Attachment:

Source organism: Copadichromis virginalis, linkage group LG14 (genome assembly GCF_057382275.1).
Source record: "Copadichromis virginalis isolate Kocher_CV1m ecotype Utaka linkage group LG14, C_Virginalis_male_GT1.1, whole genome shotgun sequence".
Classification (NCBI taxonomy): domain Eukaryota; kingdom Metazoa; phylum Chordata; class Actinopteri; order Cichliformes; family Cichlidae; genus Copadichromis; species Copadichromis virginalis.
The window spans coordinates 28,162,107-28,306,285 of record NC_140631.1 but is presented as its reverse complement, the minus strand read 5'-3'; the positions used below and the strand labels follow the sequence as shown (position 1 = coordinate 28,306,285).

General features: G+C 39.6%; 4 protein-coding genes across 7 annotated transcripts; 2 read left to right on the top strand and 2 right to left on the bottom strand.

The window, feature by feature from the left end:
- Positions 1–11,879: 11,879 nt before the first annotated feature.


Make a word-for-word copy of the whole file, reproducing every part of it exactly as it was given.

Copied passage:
Source organism: Copadichromis virginalis, linkage group LG14 (genome assembly GCF_057382275.1).
Source record: "Copadichromis virginalis isolate Kocher_CV1m ecotype Utaka linkage group LG14, C_Virginalis_male_GT1.1, whole genome shotgun sequence".
Classification (NCBI taxonomy): domain Eukaryota; kingdom Metazoa; phylum Chordata; class Actinopteri; order Cichliformes; family Cichlidae; genus Copadichromis; species Copadichromis virginalis.
The window spans coordinates 28,162,107-28,306,285 of record NC_140631.1 but is presented as its reverse complement, the minus strand read 5'-3'; the positions used below and the strand labels follow the sequence as shown (position 1 = coordinate 28,306,285).

General features: G+C 39.6%; 4 protein-coding genes across 7 annotated transcripts; 2 read left to right on the top strand and 2 right to left on the bottom strand.

The window, feature by feature from the left end:
- Positions 1–11,879: 11,879 nt before the first annotated feature.